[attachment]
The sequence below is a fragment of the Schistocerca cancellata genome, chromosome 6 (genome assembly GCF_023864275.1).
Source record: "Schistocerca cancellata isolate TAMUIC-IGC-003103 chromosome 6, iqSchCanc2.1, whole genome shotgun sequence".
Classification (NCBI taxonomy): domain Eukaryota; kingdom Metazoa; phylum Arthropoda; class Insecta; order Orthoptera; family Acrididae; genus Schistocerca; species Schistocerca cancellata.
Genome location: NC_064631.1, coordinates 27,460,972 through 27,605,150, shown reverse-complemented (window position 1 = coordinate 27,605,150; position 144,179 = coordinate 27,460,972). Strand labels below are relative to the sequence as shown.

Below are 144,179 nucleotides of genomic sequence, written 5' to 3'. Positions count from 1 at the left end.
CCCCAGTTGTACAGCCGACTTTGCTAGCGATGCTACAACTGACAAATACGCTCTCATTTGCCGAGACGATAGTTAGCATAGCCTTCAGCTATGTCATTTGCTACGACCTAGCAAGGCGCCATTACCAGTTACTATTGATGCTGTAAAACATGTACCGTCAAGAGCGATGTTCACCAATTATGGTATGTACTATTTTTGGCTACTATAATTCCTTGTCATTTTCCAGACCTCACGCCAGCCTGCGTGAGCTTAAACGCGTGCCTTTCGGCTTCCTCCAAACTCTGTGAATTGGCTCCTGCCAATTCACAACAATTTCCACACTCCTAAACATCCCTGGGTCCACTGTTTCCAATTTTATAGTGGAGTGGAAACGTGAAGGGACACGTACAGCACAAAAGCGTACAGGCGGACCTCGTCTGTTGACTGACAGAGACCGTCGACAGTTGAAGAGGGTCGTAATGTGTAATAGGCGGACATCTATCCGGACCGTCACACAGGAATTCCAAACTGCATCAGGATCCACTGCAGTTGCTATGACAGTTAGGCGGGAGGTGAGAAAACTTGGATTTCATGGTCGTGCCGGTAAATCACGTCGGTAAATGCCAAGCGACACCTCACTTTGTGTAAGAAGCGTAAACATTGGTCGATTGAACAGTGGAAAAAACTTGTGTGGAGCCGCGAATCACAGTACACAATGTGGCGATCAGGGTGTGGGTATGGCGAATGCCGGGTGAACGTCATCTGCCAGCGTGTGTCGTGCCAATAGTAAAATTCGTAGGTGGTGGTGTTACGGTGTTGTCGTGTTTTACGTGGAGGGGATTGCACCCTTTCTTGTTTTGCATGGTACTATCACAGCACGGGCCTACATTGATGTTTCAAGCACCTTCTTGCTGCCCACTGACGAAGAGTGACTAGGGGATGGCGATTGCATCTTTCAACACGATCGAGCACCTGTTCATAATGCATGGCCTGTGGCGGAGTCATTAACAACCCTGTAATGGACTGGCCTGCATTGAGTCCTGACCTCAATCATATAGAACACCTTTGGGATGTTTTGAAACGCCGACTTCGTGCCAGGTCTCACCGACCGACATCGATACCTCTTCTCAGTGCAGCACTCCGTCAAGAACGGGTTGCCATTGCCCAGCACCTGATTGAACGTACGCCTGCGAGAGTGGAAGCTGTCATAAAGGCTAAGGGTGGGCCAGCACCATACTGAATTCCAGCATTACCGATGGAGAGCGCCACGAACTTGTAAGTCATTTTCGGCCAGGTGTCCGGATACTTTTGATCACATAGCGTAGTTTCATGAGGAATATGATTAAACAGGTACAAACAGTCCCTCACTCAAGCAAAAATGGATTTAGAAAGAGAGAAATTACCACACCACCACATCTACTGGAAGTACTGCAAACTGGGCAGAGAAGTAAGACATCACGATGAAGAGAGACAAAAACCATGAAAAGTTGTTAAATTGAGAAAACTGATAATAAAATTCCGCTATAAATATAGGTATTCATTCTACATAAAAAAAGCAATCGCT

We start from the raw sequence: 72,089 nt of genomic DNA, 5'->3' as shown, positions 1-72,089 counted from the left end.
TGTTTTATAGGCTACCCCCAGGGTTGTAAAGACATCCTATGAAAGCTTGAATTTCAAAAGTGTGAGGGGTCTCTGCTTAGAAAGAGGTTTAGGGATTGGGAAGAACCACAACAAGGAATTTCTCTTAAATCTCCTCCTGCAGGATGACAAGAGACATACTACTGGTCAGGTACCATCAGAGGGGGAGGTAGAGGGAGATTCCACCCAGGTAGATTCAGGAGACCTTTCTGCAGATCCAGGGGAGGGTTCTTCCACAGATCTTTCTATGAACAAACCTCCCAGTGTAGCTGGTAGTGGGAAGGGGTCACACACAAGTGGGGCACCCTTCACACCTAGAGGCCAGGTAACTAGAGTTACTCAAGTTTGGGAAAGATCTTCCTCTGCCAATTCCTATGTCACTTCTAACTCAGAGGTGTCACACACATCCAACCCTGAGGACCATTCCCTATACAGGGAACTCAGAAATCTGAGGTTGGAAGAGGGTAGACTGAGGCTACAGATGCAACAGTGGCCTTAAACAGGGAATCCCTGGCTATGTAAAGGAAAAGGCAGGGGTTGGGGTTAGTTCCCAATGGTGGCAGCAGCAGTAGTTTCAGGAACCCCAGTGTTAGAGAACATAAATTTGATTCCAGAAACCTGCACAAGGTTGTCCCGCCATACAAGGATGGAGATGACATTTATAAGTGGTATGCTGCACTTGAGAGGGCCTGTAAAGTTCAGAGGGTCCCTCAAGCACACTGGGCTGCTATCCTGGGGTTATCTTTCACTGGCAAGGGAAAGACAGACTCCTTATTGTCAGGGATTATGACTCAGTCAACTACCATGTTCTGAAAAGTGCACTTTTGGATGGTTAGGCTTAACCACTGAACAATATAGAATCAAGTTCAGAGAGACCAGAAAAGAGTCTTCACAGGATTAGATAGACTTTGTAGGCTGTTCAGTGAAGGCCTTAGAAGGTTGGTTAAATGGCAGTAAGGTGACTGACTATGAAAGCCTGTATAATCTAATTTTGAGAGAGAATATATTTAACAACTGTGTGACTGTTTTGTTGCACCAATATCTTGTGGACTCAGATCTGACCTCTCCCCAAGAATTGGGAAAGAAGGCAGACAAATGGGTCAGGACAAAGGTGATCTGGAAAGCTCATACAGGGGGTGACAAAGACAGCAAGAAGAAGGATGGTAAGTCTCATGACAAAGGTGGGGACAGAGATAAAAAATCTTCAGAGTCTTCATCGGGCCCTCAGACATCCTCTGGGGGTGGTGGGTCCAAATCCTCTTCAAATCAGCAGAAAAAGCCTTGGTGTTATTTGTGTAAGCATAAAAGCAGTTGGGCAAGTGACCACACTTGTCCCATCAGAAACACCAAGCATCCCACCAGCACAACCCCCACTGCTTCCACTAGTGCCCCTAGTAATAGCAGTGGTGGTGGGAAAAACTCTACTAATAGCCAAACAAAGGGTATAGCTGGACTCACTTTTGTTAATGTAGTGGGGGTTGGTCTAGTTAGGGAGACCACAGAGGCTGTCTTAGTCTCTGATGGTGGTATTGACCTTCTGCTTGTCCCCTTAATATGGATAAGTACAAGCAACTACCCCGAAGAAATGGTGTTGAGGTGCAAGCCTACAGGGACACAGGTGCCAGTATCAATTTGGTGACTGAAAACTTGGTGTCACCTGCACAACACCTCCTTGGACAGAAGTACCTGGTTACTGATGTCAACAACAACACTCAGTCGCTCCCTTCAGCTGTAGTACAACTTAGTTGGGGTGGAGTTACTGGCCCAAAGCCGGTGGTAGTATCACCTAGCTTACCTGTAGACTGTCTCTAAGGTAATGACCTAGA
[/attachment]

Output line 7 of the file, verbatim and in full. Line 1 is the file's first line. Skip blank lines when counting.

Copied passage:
We start from the raw sequence: 72,089 nt of genomic DNA, 5'->3' as shown, positions 1-72,089 counted from the left end.